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Title: Review of the gas centrifuge until 1962. Part I: Principles of separation physics

Abstract

There are two sets of principles involved in the development of the gas centrifuge, the internal separation physics and the external means of spinning a rotor at very high speeds. Only the first aspect is discussed in this part of the review. First, the industrial requirement for the separation of the uranium isotopes is defined so that the separation history can be put in a modern perspective. The history of separation physics itself is then traced back to the theory of centrifugal force by Huygens and the equivalence of this force to that of gravity. The barometric equation giving the variation of atmospheric pressure with height and the law of partial pressures can then be adapted to the centrifuge to give the steady-state theory of separation. This work was completed in the last century but was not confirmed in its application to isotope separation until 1936. The detailed separation physics for non-steady-state conditions required for a production centrifuge was developed during the American wartime Manhattan Project. During this work the theory giving the maximum output of a centrifuge was developed by Dirac, and soon afterwards Cohen and Kaplan showed that the best method of operation for a production centrifuge ismore » in a countercurrent mode of operation. This method gives a large separation factor at relatively small flow rates through the rotor. The theory of how to set up an internal countercurrent was given by Martin during an equivalent wartime German project, and refinements to the theory, showing how the countercurrent persists along a centrifuge rotor, was given by Dirac and Steenbeck, the latter during a postwar Russian project. This theory was extended by Parker, Ging, and Mayo of the University of Virginia, whose work was completed by 1962, the limit of this review.« less

Authors:
Publication Date:
Research Org.:
British Nuclear Fuels Limited, Capenhurst Works, Chester, England
OSTI Identifier:
5230860
Resource Type:
Journal Article
Journal Name:
Rev. Mod. Phys.; (United States)
Additional Journal Information:
Journal Volume: 56:1
Country of Publication:
United States
Language:
English
Subject:
07 ISOTOPES AND RADIATION SOURCES; 11 NUCLEAR FUEL CYCLE AND FUEL MATERIALS; GAS CENTRIFUGES; REVIEWS; ISOTOPE SEPARATION; GAS CENTRIFUGATION; URANIUM ISOTOPES; DIFFUSION; EFFICIENCY; ENTROPY; MANHATTAN PROJECT; OPTIMIZATION; PRESSURE DEPENDENCE; ROTORS; SEDIMENTATION; STABILIZATION; STEADY-STATE CONDITIONS; ACTINIDE ISOTOPES; CENTRIFUGATION; CENTRIFUGES; CONCENTRATORS; DOCUMENT TYPES; ISOTOPES; PHYSICAL PROPERTIES; SEPARATION PROCESSES; THERMODYNAMIC PROPERTIES; 070100* - Physical Isotope Separation; 050502 - Nuclear Fuels- Uranium Enrichment- Centrifugation- (-1989)

Citation Formats

Whitley, S. Review of the gas centrifuge until 1962. Part I: Principles of separation physics. United States: N. p., 1984. Web. doi:10.1103/RevModPhys.56.41.
Whitley, S. Review of the gas centrifuge until 1962. Part I: Principles of separation physics. United States. doi:10.1103/RevModPhys.56.41.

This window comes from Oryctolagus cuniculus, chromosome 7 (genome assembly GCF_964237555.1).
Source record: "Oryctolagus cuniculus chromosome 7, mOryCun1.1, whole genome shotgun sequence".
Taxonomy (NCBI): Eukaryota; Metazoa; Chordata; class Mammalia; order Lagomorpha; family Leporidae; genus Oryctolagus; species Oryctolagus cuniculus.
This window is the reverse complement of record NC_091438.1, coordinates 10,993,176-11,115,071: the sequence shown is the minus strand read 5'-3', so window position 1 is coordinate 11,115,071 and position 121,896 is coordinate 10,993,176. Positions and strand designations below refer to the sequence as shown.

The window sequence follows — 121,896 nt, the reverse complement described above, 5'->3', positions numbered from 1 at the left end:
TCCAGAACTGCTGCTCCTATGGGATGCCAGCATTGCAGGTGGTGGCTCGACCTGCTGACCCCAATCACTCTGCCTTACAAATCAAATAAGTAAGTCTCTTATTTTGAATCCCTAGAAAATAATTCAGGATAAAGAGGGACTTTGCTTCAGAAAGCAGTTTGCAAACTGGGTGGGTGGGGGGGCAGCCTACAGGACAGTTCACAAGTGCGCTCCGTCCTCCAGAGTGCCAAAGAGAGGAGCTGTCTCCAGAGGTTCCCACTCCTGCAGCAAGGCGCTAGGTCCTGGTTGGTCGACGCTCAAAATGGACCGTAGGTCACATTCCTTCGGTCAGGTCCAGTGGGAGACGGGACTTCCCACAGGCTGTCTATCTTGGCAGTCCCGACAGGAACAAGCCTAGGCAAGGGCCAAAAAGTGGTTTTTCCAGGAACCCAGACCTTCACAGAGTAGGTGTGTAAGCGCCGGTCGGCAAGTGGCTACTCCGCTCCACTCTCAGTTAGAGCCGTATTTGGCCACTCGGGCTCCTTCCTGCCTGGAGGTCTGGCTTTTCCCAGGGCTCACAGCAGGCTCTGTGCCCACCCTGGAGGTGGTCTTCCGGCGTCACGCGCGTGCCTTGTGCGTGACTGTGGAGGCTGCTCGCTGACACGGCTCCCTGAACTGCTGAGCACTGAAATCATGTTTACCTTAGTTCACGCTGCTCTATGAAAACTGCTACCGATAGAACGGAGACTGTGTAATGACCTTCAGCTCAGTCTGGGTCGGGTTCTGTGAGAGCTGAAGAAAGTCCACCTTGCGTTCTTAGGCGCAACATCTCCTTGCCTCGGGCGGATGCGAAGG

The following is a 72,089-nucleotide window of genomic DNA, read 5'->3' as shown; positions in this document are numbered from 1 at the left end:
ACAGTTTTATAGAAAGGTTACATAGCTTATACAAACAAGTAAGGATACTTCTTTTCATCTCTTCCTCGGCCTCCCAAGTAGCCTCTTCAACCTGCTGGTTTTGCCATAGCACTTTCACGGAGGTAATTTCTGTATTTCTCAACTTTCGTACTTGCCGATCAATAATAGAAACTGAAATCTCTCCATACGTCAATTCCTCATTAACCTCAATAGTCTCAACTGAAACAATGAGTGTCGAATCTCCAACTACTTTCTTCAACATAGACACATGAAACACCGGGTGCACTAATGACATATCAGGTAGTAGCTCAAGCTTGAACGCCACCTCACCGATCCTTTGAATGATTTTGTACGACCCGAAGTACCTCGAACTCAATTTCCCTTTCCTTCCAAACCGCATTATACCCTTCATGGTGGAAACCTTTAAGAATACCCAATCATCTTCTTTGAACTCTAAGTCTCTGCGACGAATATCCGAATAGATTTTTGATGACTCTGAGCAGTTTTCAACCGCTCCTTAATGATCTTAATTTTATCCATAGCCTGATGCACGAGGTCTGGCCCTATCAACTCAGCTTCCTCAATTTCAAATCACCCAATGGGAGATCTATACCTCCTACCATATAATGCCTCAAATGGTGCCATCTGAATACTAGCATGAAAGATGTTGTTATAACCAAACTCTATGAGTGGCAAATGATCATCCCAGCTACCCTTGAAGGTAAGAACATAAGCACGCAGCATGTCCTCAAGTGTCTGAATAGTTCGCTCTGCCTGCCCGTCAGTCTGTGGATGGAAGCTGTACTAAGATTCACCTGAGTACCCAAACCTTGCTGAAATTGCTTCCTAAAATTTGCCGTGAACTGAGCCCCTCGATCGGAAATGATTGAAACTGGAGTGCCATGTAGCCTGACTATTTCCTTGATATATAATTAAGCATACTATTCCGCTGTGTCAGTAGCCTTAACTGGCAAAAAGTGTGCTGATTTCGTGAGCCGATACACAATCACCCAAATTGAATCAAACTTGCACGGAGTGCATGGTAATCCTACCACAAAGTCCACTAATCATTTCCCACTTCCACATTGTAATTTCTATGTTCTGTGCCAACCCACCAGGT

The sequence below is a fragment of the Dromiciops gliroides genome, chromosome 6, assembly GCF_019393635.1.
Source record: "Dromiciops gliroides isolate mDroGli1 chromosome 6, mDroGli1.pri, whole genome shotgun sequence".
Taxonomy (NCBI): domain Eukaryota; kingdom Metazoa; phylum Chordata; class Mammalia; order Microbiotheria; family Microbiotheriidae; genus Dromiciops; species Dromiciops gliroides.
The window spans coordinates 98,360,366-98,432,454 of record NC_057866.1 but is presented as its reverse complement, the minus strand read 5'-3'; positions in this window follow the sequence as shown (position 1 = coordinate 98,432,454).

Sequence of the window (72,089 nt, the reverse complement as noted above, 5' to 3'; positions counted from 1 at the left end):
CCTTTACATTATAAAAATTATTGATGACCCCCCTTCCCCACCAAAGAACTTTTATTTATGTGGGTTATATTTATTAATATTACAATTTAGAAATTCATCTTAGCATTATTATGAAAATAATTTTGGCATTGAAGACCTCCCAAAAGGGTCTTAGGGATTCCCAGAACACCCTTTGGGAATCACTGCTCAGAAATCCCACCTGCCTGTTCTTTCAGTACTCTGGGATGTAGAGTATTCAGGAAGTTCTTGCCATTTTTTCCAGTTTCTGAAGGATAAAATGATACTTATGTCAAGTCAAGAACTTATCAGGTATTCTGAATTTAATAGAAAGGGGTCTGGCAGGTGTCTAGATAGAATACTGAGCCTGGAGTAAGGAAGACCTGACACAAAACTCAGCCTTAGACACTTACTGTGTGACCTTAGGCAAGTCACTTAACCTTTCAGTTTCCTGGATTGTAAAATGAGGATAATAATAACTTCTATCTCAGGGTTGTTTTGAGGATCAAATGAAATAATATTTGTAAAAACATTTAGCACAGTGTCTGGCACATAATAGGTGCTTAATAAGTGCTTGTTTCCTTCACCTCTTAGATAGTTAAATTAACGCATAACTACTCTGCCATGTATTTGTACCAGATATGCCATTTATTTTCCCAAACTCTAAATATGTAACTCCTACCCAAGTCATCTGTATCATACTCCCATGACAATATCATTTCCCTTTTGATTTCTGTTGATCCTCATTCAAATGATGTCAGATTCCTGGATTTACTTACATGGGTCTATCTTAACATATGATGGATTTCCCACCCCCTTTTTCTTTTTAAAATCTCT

Whitley, S. Sun . "Review of the gas centrifuge until 1962. Part I: Principles of separation physics". United States. doi:10.1103/RevModPhys.56.41.
@article{osti_5230860,
title = {Review of the gas centrifuge until 1962. Part I: Principles of separation physics},
author = {Whitley, S},
abstractNote = {There are two sets of principles involved in the development of the gas centrifuge, the internal separation physics and the external means of spinning a rotor at very high speeds. Only the first aspect is discussed in this part of the review. First, the industrial requirement for the separation of the uranium isotopes is defined so that the separation history can be put in a modern perspective. The history of separation physics itself is then traced back to the theory of centrifugal force by Huygens and the equivalence of this force to that of gravity. The barometric equation giving the variation of atmospheric pressure with height and the law of partial pressures can then be adapted to the centrifuge to give the steady-state theory of separation. This work was completed in the last century but was not confirmed in its application to isotope separation until 1936. The detailed separation physics for non-steady-state conditions required for a production centrifuge was developed during the American wartime Manhattan Project. During this work the theory giving the maximum output of a centrifuge was developed by Dirac, and soon afterwards Cohen and Kaplan showed that the best method of operation for a production centrifuge is in a countercurrent mode of operation. This method gives a large separation factor at relatively small flow rates through the rotor. The theory of how to set up an internal countercurrent was given by Martin during an equivalent wartime German project, and refinements to the theory, showing how the countercurrent persists along a centrifuge rotor, was given by Dirac and Steenbeck, the latter during a postwar Russian project. This theory was extended by Parker, Ging, and Mayo of the University of Virginia, whose work was completed by 1962, the limit of this review.},
doi = {10.1103/RevModPhys.56.41},
journal = {Rev. Mod. Phys.; (United States)},
number = ,
volume = 56:1,
place = {United States},
year = {1984},
month = {1}
}